where
In practice, recorded wavefields are not continuous in x, so the integral in Eq. (24) has to be replaced by the following discrete summation over x
m_{i}(S, R)=−Σp(S, x)m_{M,i−1}(x, R) (25)
Except for the minus sign, Eq. (25) is the formula for computing one element of the product of two matrices. Thus, define M_{i−1 }as the matrix whose columns are the common-receiver records, m_{i−1}(x,R), define M_{M,i−1 }as the matrix whose columns are the Kirchhoff-modified common-receiver records, m_{M,i−1}(x,R), and define P as the matrix whose rows are the common-shot records, p(S, x). Then Eq. (25) becomes
M_{i}=−P·M_{M,i−1} (26)
Since the matrix indices are the shot and receiver coordinates, the zero-offset traces lie along the main diagonal of each matrix. If the operator O in Eq. (16) is matrix multiplication and the quantities in uppercase are matrices, then Eq. (16) becomes Eq. (26) and so Eq. (20) becomes
P=D[I−D_{M}]^{−1} (27)
where I is the identity matrix and the “−1” superscript indicates matrix inversion.
For ideal data, Eq. (27) provides a simple algorithm for two-dimensional surface multiple attenuation. By “ideal” is meant that the wavefield is recorded broadband, contains no noise, has all wavelet effects, including source and receiver ghosts, removed, and has a trace-offset range that begins at zero offset. Furthermore, each individual sample within the data set D must have a true relative amplitude with respect to every other sample within D. All of the traces in a data set are Fourier-transformed and inserted into a data cube, D(S,R, t). Here S is source position, R is receiver position, and f is frequency. Next, the original traces are also truncated in time, Fourier-transformed, Kirchhoff-modified, and inserted into another data cube, D_{M}(S, R, f). For each frequency f, matrices D(S, R) and D_{M}(S,R) are extracted from the data cubes D and D_{M}, respectively, and inserted into Eq. (27). A matrix inversion and a matrix multiplication yields primary matrix P(S,R), which is inserted into an output data cube, P(S,R,f). Finally, each trace in data cube P is inverse Fourier transformed and reorganized into gathers.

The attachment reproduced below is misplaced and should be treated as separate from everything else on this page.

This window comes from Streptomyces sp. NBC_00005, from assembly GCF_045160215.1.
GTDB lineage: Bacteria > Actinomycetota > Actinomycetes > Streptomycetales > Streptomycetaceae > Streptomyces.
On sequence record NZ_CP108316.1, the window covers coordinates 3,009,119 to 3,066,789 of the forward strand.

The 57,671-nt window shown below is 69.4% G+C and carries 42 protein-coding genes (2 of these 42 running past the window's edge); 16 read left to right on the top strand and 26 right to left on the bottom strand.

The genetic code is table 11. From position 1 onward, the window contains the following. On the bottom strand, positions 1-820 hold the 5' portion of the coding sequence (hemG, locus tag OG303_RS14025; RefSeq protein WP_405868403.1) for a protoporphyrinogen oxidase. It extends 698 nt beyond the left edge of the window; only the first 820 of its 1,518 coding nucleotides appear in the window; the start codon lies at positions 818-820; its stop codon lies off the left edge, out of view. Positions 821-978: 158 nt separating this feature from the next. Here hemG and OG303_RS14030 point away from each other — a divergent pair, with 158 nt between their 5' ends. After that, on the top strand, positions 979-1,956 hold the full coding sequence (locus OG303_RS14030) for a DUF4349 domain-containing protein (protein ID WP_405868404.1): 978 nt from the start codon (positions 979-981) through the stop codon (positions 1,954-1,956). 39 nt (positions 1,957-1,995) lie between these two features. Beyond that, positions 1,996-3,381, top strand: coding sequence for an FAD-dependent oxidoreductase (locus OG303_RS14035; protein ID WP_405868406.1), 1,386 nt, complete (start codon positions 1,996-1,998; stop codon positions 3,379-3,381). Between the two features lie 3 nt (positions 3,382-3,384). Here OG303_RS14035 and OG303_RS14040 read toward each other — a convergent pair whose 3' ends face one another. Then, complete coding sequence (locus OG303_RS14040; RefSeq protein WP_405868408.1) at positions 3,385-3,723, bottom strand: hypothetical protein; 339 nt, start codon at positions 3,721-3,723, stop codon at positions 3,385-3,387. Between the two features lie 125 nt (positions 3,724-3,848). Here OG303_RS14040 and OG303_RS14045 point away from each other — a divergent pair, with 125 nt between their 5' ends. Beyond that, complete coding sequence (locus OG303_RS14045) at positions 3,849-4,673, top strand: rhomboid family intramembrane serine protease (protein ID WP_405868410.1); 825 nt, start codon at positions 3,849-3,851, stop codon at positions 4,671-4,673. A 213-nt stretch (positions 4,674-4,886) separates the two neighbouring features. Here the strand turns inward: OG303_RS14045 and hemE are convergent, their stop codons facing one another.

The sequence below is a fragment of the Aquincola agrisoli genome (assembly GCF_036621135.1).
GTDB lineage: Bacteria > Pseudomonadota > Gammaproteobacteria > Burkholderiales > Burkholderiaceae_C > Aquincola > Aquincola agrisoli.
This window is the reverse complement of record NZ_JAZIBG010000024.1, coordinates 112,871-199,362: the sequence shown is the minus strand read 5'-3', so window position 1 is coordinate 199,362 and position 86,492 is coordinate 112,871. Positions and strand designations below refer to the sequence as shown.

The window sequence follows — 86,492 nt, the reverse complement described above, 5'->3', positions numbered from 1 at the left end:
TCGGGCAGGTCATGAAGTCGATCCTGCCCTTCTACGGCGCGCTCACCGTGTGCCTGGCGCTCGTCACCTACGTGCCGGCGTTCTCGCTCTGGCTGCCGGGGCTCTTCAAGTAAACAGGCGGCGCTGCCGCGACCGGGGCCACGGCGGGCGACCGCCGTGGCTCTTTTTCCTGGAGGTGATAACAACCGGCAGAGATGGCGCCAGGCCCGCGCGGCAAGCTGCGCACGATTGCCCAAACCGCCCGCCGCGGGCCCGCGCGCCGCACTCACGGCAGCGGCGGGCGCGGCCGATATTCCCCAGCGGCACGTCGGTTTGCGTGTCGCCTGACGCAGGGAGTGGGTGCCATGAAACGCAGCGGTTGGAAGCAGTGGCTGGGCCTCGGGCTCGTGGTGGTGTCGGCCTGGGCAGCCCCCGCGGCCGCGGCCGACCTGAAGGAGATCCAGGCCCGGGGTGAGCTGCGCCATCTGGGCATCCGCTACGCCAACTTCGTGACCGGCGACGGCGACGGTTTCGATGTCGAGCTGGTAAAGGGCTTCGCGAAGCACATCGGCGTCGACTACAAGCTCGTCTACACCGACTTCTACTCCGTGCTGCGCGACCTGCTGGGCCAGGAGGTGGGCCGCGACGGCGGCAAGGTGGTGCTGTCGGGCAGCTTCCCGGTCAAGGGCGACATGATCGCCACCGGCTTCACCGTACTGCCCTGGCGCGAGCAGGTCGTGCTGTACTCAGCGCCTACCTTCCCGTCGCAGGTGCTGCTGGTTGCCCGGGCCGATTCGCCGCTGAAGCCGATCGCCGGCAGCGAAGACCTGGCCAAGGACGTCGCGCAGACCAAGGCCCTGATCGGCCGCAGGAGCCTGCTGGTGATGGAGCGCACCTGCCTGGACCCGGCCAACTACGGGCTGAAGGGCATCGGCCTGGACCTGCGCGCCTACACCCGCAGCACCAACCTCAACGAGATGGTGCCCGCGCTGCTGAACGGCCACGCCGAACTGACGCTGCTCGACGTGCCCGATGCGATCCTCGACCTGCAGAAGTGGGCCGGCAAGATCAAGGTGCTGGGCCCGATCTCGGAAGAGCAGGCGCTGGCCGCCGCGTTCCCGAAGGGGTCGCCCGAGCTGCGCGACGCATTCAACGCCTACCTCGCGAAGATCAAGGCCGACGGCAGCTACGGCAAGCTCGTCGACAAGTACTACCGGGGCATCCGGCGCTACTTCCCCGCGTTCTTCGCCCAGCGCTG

For non-ideal data, wavelet effects have not been removed and are the major factor which must be taken into consideration. According to the convolutional model, a recorded seismic trace consists of a possibly time varying wavelet convolved with the earth's reflection series. The wavelet contains a component related to the acquisition equipment, called the source wavelet, and a component due to earth attenuation and absorption. The impact of the earth component on surface multiple attenuation can be seen by considering how Eq. (21) is affected. If the earth component is significant, then events p, m_{i }and m_{i−1 }will each contain a particular wavelet that represents the effects that the earth has on the corresponding wavefield propagating through the earth. Since the total earth layers traversed by event m_{i }is just the sum of the earth layers traversed by event p and event m_{i−1}, the wavelet in m_{i }will, according to the convolutional model, simply be a convolution of the other two wavelets. Thus, any wavelet effects due to propagation through the earth appear identically on the two sides of Eq. (21), so surface multiple attenuation is not affected by earth filtering.